The issue of young people falling into debt is rarely out of the news. There's been a worrying rise in those turning to charities for help to deal with payday lenders and loan sharks.
Of course, the most common type of debt is credit cards. A recent report by the charity StepChange says that a quarter of women under 25 and a third of men under 25 are the most likely age group to have this type of debt.
We've all heard about rent-to-own loans and doorstep lending which can double the original cost of an essential item. And in this increasingly online age, the need to be IT-savvy has never been more important.
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More and more young people are falling into problem debt. The Financial Conduct Authority estimates that half of all 18-25 year-olds show signs of financial vulnerability. While financial education has been part of the school curriculum – in Scotland since 2010 and in England since 2014 – there is limited evidence it is actually improving the financial lives of young people. So what can be done to make it more effective?
Research by the University of Edinburgh Business School, with the Young Money financial education charity, demonstrates that supporting post-16 teachers with professional training and high-quality teaching resources significantly improves the financial skills and behaviour of the students they teach. Some 120 schools took part in the study, while teachers in 60 schools took part in a one-day financial education training course provided by Young Money, and teachers in the other 60 schools acted as the control group.
Young adults generally find it hard to forecast and plan ahead with money, but after receiving financial education from the trained teachers the students were significantly more confident managing money than those whose teachers had not received the training. Some 59 per cent confidently knew how to use a budget planning tool to help them plan their spending and saving, compared with only 30 per cent before, and 54 per cent said they had either started to save or were saving more as a result.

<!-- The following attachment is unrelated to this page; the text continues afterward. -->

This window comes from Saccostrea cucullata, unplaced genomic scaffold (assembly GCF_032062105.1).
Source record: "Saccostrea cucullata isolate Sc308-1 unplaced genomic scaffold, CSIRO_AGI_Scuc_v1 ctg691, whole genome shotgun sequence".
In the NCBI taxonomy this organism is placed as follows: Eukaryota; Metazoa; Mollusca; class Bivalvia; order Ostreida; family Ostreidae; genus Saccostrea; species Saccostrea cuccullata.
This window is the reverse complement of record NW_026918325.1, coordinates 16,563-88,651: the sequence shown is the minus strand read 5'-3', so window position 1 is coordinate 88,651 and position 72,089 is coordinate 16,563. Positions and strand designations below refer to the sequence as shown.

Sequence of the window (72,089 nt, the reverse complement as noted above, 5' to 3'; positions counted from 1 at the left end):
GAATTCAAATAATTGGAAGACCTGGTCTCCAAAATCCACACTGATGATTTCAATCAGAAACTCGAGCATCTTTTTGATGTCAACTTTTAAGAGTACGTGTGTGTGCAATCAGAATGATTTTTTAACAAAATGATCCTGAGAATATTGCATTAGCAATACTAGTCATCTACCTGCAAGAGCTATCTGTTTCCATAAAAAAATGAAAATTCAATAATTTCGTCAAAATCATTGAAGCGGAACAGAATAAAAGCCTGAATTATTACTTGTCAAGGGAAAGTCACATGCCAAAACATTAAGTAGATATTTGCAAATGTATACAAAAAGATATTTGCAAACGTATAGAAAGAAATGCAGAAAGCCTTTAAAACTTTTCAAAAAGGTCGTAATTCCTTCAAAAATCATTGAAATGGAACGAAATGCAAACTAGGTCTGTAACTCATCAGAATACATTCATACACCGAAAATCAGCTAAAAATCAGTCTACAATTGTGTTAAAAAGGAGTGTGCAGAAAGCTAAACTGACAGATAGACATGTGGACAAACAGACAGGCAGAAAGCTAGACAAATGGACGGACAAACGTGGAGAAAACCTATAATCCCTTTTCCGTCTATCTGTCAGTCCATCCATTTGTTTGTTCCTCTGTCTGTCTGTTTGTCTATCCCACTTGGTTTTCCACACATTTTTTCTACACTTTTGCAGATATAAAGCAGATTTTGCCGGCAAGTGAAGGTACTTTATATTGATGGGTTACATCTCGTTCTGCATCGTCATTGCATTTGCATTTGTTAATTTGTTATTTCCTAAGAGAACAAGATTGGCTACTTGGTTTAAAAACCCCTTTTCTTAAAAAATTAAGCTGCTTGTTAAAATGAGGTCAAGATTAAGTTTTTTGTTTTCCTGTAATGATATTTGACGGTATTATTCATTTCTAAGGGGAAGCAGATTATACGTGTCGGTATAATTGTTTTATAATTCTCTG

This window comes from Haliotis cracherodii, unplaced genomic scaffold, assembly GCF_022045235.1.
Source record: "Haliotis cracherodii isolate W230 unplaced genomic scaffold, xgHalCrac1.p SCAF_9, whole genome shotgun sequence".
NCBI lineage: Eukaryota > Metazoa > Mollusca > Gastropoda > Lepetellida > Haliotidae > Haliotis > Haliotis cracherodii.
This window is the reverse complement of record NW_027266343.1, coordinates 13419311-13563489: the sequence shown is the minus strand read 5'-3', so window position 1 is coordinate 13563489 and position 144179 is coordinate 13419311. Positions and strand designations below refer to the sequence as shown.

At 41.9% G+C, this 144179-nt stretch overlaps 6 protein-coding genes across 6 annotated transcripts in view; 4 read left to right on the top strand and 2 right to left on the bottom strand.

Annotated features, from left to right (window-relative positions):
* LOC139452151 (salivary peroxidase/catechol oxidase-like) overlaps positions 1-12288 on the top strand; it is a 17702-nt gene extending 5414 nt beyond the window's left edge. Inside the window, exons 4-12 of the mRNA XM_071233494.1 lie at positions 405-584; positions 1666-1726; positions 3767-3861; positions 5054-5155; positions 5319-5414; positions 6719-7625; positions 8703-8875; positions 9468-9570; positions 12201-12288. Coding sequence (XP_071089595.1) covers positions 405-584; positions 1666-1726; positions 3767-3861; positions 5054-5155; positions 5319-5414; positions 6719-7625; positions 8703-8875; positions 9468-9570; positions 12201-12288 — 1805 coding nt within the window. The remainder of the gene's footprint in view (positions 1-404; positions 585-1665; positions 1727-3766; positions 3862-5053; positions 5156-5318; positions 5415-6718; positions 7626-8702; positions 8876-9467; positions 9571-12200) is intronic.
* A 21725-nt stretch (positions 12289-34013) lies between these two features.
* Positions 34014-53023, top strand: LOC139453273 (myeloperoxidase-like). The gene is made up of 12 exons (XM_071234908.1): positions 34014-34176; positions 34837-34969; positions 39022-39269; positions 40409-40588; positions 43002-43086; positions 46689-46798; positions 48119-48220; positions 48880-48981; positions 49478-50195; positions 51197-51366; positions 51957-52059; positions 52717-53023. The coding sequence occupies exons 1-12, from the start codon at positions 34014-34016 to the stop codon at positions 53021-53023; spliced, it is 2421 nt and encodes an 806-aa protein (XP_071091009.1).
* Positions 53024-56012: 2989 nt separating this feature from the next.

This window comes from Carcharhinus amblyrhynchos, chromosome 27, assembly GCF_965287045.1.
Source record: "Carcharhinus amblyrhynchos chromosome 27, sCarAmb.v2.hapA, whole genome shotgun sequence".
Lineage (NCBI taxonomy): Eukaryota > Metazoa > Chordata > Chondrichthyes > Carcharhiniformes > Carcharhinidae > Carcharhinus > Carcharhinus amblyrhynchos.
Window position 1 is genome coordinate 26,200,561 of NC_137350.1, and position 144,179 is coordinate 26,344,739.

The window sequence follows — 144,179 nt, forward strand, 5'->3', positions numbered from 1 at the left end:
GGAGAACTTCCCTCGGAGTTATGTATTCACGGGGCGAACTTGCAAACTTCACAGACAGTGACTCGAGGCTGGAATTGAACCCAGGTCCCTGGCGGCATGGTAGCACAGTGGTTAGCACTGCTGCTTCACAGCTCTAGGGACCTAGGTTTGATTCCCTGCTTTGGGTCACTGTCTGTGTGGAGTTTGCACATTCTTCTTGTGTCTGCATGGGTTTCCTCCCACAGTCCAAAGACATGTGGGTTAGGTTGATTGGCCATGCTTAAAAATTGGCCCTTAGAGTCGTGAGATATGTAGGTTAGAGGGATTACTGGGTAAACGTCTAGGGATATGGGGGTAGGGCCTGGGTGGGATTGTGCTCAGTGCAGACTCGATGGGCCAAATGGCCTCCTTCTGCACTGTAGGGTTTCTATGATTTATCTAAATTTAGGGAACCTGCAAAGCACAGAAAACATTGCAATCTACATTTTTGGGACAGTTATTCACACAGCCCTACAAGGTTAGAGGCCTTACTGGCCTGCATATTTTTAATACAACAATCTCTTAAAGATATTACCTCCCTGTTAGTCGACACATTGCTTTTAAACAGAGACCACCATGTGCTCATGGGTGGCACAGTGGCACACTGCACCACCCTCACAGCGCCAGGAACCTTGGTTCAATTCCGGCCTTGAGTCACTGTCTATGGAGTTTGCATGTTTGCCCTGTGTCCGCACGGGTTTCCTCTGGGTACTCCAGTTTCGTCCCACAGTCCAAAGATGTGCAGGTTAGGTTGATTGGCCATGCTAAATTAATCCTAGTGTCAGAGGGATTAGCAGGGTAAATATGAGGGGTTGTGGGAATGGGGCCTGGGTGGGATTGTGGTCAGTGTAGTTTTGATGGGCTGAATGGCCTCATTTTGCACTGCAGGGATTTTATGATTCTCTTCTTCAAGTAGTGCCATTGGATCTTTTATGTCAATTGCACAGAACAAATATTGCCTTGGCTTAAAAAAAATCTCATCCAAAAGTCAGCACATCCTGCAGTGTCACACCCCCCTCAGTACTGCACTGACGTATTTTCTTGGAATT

Students were also much more confident about where to go for financial advice: over two-thirds of the students taught by trained teachers confidently knew what sources of advice were available, compared with just over one-third before receiving the financial education.
Students were also much more knowledgeable about a range of financial products, such as credit cards and loans, and could confidently explain them and critically assess different options.
The financial education also had a surprising impact on students’ behaviour on social media, leading to more than a quarter of students making changes to the personal information they share online as a result of a greater awareness of how to protect themselves from fraud and identity theft.
The key to these positive changes is improved teacher confidence and skillset arising from the training: almost all (98 per cent) teachers who received the training were confident in delivering financial education. Despite this, access to such training is not widely available and estimates suggest that only 17 per cent of secondary school teachers in the UK have actually received training in financial education.
Finding the time to take part in training can be an issue for busy teachers. As one teacher commented, schools are on the lookout for “anything that we don’t have to create from scratch ourselves because that’s time-consuming, and especially if you’re not an expert in it because it involves a lot more research”.
If we are serious about improving the financial lives of our young people through financial education, it needs to be properly supported in schools through access to good-quality training and teaching resources.
Professor Tina Harrison is personal chair of financial services marketing and consumption at the University of Edinburgh Business School